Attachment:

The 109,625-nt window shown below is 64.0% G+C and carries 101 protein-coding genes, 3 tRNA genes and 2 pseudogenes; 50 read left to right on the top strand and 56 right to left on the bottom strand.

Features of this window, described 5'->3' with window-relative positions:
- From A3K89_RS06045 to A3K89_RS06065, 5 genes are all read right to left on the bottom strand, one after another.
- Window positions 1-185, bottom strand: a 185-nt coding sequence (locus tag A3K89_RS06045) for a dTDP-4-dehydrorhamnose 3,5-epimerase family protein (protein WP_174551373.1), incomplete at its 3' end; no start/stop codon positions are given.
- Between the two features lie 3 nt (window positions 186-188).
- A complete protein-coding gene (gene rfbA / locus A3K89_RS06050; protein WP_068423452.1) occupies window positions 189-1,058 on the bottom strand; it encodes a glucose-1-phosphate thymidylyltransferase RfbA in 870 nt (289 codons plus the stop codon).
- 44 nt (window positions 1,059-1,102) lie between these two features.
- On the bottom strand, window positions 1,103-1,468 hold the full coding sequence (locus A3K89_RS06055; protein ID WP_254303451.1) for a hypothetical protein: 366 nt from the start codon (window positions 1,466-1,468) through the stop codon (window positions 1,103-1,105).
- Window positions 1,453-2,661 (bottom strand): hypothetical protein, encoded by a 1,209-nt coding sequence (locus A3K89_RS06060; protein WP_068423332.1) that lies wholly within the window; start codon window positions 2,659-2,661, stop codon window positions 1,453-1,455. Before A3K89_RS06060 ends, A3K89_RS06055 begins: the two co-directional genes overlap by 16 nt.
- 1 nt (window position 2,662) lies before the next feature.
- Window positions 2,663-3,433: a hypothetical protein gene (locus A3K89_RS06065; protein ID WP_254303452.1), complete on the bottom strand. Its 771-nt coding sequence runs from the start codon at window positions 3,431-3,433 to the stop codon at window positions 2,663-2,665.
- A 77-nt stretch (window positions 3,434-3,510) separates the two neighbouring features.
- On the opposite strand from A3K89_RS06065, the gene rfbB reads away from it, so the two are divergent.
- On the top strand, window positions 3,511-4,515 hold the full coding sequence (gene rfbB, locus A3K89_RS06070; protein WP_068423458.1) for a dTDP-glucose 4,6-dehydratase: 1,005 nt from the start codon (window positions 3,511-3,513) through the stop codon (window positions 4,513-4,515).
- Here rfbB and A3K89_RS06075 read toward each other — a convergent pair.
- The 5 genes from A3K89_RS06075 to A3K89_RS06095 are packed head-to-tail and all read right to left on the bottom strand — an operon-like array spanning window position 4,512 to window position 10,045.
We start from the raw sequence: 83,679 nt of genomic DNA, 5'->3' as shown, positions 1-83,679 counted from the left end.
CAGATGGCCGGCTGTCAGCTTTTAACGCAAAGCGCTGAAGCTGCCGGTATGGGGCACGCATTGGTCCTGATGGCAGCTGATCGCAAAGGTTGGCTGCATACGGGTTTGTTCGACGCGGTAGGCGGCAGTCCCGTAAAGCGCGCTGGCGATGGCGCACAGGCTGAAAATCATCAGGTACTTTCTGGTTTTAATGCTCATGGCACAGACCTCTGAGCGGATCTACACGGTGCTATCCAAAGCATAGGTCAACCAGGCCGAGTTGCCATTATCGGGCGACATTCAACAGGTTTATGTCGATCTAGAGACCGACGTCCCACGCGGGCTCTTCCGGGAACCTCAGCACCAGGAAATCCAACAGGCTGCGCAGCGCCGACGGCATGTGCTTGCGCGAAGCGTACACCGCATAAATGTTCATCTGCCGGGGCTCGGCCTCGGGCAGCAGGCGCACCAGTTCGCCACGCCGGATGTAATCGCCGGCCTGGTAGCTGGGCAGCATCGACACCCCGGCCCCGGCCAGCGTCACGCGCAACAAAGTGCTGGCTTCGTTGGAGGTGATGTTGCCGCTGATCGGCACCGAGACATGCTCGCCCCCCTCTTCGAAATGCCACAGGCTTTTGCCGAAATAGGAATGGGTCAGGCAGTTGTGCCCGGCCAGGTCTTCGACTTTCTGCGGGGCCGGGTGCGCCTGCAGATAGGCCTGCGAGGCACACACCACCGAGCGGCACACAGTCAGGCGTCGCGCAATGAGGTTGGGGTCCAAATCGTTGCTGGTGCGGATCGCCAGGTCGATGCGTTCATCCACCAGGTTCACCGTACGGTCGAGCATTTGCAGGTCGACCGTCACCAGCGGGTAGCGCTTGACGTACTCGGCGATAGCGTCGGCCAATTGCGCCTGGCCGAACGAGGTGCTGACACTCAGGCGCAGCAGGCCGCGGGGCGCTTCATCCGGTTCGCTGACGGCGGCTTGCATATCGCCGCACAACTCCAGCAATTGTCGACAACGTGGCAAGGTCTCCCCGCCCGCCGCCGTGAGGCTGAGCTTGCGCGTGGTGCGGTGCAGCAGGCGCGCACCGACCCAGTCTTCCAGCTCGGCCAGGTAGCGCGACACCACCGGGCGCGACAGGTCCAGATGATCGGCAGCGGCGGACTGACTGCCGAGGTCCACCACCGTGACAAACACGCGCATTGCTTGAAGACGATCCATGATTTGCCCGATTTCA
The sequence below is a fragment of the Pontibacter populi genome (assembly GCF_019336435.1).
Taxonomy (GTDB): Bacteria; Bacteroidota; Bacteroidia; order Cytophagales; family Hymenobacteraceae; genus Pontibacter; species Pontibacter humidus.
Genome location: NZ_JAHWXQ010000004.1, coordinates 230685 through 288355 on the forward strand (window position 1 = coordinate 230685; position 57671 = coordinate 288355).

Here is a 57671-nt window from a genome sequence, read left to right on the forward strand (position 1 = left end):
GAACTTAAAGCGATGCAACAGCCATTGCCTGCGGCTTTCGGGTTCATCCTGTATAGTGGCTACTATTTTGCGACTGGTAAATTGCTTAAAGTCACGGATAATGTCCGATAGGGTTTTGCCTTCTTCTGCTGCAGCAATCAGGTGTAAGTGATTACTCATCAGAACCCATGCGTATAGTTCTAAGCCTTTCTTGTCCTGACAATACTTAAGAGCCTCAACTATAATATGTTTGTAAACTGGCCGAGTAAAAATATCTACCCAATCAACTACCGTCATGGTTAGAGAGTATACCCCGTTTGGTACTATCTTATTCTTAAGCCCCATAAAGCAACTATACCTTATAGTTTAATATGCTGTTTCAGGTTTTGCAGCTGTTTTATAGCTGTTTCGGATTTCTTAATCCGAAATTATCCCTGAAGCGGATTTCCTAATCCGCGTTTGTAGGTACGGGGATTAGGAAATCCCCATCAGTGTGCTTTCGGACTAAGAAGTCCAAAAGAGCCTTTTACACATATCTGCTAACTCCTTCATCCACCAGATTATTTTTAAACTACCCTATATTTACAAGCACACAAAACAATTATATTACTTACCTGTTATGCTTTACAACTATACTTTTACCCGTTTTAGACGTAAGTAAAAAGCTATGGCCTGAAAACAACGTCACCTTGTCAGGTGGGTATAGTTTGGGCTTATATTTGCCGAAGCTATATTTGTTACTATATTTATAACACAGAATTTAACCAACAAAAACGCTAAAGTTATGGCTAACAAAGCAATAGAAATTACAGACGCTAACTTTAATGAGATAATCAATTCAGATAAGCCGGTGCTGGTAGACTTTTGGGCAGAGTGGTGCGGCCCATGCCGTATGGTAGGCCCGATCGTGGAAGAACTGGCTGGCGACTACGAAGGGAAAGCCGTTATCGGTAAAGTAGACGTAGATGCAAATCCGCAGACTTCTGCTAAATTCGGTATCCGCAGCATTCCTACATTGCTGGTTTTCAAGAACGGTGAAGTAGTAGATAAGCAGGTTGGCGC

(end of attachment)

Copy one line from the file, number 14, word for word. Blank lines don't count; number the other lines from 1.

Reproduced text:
- On the top strand, window positions 3,511-4,515 hold the full coding sequence (gene rfbB, locus A3K89_RS06070; protein WP_068423458.1) for a dTDP-glucose 4,6-dehydratase: 1,005 nt from the start codon (window positions 3,511-3,513) through the stop codon (window positions 4,513-4,515).